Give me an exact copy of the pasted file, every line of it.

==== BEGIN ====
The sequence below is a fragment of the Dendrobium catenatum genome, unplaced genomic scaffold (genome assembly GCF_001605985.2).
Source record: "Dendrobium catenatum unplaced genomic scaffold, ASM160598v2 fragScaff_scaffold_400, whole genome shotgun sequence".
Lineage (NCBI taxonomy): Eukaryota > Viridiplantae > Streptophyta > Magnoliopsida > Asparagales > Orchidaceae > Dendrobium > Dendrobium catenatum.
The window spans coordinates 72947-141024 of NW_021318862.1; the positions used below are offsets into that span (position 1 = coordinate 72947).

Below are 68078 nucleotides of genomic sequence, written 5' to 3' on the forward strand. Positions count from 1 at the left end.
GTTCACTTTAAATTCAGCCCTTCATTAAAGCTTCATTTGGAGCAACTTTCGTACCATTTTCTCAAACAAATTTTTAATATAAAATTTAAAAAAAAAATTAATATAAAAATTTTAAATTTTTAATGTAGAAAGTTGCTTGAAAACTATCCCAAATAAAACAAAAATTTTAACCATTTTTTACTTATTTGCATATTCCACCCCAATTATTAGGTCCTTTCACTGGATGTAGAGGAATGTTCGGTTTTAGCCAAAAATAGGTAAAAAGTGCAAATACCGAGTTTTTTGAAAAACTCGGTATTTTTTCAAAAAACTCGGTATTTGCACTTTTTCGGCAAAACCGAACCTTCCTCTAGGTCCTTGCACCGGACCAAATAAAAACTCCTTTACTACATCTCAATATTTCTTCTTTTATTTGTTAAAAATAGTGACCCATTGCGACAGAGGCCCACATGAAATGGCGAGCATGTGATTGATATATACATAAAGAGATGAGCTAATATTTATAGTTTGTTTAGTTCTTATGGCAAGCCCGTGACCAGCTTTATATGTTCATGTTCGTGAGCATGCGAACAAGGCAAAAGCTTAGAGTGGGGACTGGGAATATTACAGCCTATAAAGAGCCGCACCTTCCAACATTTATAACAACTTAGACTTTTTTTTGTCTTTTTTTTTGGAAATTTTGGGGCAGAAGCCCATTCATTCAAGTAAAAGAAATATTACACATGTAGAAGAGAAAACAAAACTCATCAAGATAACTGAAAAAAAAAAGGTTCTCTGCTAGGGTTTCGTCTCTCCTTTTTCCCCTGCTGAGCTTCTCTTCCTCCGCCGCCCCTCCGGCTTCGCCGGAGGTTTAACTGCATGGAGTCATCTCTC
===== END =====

The sequence below is a fragment of the Dendrobium catenatum genome, unplaced genomic scaffold (genome assembly GCF_001605985.2).
Source record: "Dendrobium catenatum unplaced genomic scaffold, ASM160598v2 fragScaff_scaffold_400, whole genome shotgun sequence".
Lineage (NCBI taxonomy): Eukaryota > Viridiplantae > Streptophyta > Magnoliopsida > Asparagales > Orchidaceae > Dendrobium > Dendrobium catenatum.
The window spans coordinates 72947-141024 of NW_021318862.1; the positions used below are offsets into that span (position 1 = coordinate 72947).

Below are 68078 nucleotides of genomic sequence, written 5' to 3' on the forward strand. Positions count from 1 at the left end.
GTTCACTTTAAATTCAGCCCTTCATTAAAGCTTCATTTGGAGCAACTTTCGTACCATTTTCTCAAACAAATTTTTAATATAAAATTTAAAAAAAAAATTAATATAAAAATTTTAAATTTTTAATGTAGAAAGTTGCTTGAAAACTATCCCAAATAAAACAAAAATTTTAACCATTTTTTACTTATTTGCATATTCCACCCCAATTATTAGGTCCTTTCACTGGATGTAGAGGAATGTTCGGTTTTAGCCAAAAATAGGTAAAAAGTGCAAATACCGAGTTTTTTGAAAAACTCGGTATTTTTTCAAAAAACTCGGTATTTGCACTTTTTCGGCAAAACCGAACCTTCCTCTAGGTCCTTGCACCGGACCAAATAAAAACTCCTTTACTACATCTCAATATTTCTTCTTTTATTTGTTAAAAATAGTGACCCATTGCGACAGAGGCCCACATGAAATGGCGAGCATGTGATTGATATATACATAAAGAGATGAGCTAATATTTATAGTTTGTTTAGTTCTTATGGCAAGCCCGTGACCAGCTTTATATGTTCATGTTCGTGAGCATGCGAACAAGGCAAAAGCTTAGAGTGGGGACTGGGAATATTACAGCCTATAAAGAGCCGCACCTTCCAACATTTATAACAACTTAGACTTTTTTTTGTCTTTTTTTTTGGAAATTTTGGGGCAGAAGCCCATTCATTCAAGTAAAAGAAATATTACACATGTAGAAGAGAAAACAAAACTCATCAAGATAACTGAAAAAAAAAAGGTTCTCTGCTAGGGTTTCGTCTCTCCTTTTTCCCCTGCTGAGCTTCTCTTCCTCCGCCGCCCCTCCGGCTTCGCCGGAGGTTTAACTGCATGGAGTCATCTCTC